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The ChildAmyRyan (9)

Don't feel bad, I'm in the same boat! I totally didn't see the Emma-as-Alice connection coming.

The Seven Husbands of Evelyn HugoAmyRyan (9)

Excellent point! I think you're spot on about Evelyn's personal connection to the piece. Glad you enjoyed the book as much as I did!

The Seven Husbands of Evelyn HugoAmyRyan (9)

I agree with your assessment of the writing style. I liked it because I felt it was showing us the end product of the biography, if that makes sense. Like the narrative between Monique and Evelyn was present day the portions about the husbands are Monique's published work of Evelyn's biography.

Woman No. 17AmyRyan (9)

I'm glad to see I'm not the only one who didn't "get" it. I never regret reading a book, but this was not something I'd pick up again or recommend.

The Magic Strings of Frankie PrestoAmyRyan (9)
Captivating Perspective

This was easily my favorite Mitch Albom novel, although I don't think he's ever published a bad piece of work. Initially, I was intimidated by the size of the book. Once I started though, I could not put it down.

I am not inherently a musical person, which made it all the more interesting that I loved this book so strongly. I came to know and love the characters in the book, while also finding a better appreciation for music: those who create it, the effect it has on people and recalling memories, the many forms it can take, the simple complexity of it's composition.

I loved that it had a mystery-like quality. Nothing to solve, yet everything tying into previous events, leaving you with an "Aha!" feeling at the end of each chapter. In my opinion, this is a timeless book. I'm already looking forward to reading it again!

When Breath Becomes AirAmyRyan (9)

I agree! While the premise of the book is thought-provoking, I found Paul's writing to be most captivating. The whole time I read, I tried to focus on the word choices and meanings while analyzing them against the future, the known outcome of his demise. I was always asking myself, "Do I think Paul achieved his end goal?"

As you know, he often wavered on deciding what his life goal was. Finding the answer to this question was part of his quest for life-versus-death answers. In the end, I would say yes, his goal was achieved. And I think, as much as he argues life is more meaningful based on how you spend your time rather that what you achieve, it gave him a purpose. They're hand-in-hand. Without striving for something, like publishing a book, his remaining time might not have been used so intentionally and so gratifyingly.

Here's the irony: my paragraph above talks about his goal being achieved because writing a book was a worthwhile pursuit. So is the success of his published novel any credit to that goal? I want to say no, based on Paul's lessons, but yes in that it's clearly an amazing achievement, even if posthumous. Again, I'm finding myself in Paul's shoes, understanding there are no black and white answers to seemingly simple questions. I thank him for allowing me to analyze in this perspective. I think, as the reader, that adds to the heartbreak, the mystery, and the beauty of this book. The words make you feel like you are living out a part of Paul's dream, you're reading the piece he slaved over through the good and the bad times. You're granting his dying wish, in a sense, as each reader lends more credit to the success of his book.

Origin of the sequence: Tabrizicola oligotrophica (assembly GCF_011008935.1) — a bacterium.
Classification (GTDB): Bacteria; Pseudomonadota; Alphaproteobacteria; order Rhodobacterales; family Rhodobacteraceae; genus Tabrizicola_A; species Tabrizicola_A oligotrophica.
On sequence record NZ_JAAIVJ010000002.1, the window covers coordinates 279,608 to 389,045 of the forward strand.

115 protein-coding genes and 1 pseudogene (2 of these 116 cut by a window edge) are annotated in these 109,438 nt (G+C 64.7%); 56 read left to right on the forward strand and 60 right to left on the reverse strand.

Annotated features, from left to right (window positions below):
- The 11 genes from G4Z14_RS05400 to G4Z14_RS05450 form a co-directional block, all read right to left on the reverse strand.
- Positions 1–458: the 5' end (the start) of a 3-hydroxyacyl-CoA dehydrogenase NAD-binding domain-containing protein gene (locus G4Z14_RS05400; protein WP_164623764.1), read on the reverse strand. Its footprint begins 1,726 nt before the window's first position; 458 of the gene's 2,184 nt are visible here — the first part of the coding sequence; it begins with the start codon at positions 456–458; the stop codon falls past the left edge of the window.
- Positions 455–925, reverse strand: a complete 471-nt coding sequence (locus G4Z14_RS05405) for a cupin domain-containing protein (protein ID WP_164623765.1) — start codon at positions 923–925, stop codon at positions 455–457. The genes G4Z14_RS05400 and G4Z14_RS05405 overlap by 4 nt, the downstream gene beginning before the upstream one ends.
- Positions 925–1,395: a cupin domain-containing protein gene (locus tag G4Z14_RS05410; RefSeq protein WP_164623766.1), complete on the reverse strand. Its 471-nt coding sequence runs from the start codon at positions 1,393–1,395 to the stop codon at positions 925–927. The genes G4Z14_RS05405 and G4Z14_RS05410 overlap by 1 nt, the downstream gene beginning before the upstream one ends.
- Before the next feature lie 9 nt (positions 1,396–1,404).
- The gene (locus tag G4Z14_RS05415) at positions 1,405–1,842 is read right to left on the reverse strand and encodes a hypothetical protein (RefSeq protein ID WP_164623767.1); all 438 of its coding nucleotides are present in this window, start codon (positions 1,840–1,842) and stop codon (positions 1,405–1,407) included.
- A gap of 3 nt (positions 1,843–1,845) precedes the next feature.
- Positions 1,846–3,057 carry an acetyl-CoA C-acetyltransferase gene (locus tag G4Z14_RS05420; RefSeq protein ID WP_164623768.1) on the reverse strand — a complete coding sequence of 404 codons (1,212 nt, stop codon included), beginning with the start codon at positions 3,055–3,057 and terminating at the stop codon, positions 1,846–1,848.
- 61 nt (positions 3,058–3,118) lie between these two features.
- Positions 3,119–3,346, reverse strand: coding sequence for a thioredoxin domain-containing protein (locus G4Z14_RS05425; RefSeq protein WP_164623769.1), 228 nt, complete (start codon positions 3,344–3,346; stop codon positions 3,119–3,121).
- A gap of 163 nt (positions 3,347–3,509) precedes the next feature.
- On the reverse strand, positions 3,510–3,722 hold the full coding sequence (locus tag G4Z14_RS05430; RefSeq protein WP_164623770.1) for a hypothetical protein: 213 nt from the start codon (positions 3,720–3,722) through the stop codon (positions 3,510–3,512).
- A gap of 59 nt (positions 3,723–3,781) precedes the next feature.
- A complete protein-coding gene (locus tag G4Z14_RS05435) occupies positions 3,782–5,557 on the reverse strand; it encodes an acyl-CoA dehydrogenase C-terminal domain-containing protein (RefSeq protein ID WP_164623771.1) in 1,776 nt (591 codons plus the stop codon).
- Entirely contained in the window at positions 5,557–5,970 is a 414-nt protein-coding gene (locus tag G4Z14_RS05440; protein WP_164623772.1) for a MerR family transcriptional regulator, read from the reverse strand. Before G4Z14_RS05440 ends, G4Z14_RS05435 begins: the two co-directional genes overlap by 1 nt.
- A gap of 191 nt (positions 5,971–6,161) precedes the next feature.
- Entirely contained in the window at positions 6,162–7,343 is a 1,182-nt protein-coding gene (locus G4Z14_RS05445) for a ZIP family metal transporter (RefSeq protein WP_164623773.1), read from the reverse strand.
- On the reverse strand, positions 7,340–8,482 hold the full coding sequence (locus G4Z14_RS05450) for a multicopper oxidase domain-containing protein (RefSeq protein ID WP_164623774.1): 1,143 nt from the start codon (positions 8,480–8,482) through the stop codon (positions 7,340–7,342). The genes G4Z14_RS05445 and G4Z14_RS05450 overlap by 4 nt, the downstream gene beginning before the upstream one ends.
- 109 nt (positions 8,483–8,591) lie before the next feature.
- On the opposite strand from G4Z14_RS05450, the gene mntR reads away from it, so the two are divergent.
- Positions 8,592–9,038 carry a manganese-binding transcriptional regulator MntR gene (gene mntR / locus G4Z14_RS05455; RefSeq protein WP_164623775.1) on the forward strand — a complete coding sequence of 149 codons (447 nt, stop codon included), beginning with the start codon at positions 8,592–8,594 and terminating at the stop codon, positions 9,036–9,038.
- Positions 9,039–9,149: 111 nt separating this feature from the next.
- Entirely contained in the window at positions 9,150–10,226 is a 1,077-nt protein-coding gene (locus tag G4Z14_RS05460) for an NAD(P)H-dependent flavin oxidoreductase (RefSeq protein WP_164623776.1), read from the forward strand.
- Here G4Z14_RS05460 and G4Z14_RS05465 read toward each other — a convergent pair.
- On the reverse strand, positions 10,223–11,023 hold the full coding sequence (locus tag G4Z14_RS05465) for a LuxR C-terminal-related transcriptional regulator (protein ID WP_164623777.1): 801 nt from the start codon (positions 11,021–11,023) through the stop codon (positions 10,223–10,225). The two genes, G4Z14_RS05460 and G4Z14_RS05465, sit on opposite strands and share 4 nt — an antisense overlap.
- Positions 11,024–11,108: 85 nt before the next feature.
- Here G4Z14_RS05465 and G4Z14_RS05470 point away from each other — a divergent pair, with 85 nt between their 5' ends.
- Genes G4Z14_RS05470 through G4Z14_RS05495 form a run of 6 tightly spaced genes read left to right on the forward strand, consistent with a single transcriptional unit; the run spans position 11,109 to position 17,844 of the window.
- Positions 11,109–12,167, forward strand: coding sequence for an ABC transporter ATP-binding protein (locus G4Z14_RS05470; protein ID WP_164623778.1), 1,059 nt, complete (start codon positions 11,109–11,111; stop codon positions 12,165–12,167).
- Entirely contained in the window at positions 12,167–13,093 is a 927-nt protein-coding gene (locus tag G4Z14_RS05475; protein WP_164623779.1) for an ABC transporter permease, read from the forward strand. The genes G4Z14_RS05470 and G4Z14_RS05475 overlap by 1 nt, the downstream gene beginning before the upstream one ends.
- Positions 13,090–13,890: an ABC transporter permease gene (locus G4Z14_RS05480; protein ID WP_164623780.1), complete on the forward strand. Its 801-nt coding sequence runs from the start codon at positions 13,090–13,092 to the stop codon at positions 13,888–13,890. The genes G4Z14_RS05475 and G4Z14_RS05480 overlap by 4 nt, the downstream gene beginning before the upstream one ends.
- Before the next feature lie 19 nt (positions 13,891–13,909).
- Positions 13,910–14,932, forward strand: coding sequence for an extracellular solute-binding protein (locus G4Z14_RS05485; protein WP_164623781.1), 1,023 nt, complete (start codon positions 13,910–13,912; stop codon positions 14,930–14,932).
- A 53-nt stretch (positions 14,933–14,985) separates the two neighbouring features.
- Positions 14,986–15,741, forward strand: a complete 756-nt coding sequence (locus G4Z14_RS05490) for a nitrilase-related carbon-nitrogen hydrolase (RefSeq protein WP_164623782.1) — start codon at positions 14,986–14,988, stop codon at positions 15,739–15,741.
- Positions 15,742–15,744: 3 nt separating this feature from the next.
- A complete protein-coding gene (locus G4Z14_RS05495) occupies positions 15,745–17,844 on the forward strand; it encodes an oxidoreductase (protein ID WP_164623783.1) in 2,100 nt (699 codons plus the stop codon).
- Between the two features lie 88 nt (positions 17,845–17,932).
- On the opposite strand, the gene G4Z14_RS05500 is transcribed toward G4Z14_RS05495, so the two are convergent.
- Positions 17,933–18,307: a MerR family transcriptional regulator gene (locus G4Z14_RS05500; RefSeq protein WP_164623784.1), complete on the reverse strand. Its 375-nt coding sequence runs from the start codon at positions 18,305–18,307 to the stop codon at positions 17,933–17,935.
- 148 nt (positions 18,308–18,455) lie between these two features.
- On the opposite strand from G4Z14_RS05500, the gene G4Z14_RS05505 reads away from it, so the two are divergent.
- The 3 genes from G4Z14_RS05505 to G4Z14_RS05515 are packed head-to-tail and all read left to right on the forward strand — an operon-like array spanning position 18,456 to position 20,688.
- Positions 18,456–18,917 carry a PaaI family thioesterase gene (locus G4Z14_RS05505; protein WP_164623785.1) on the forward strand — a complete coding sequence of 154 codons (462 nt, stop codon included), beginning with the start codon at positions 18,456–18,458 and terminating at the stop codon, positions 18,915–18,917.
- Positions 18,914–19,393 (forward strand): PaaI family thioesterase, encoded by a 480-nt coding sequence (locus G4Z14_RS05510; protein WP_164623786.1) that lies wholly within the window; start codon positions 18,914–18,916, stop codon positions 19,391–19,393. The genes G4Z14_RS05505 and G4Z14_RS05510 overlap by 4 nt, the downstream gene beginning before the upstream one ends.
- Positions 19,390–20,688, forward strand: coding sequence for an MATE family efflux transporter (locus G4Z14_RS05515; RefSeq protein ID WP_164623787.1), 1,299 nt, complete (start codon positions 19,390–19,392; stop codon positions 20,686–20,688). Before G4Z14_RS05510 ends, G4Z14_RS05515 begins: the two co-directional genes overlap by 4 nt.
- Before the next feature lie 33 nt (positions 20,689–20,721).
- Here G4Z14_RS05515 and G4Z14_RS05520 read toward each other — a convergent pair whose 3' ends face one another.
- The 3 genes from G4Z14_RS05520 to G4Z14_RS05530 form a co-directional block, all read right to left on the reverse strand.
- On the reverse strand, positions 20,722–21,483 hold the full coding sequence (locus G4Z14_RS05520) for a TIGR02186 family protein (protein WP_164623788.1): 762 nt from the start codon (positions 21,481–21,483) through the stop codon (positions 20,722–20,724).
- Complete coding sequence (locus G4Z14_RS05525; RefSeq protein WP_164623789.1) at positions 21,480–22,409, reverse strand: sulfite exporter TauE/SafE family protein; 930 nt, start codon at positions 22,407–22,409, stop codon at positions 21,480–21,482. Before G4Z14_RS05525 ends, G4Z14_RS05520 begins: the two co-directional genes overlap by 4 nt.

I would recommend this book to anyone. While I didn't get the life-altering viewpoint a lot of people are commenting on, I trust his perspective can be helpful and even healing to those battling a fear or uncertainly about death.

PriestdaddyAmyRyan (9)

Hi Nicole! I agree with a lot of your sentiments. The "Swimming Hole" chapter was definitely my favorite because it was so funny. I love your pick too because it embodies the mom's worry, unintended humor, and, subtly, her want for for literary attention from our author.

If I had chosen this book from the library, I think I would've returned it after a few chapters. It's not typically my type of book. However, I'm glad I read through. The first half was definitely more entertaining, and I found the second half to be thought provoking. I felt the author used the book as a soundboard, or journal if you will, to sort through her feelings. I think we're left wondering about her feelings toward the church because she herself wrestles with her allegiance to both herself and to how she was raised.

I felt this way about some of the insinuations about Priests too; she brought the story just to the point where I had to ask, "Did that actually happen?" Not necessarily in a questioning sense, but in a hopeful sense that the reality wasn't as doomed as it seemed to be written. With each chapter, I wondered why she danced around her allegations. Then I decided maybe these are stories too heavy for her, and putting admission on paper makes them real and final.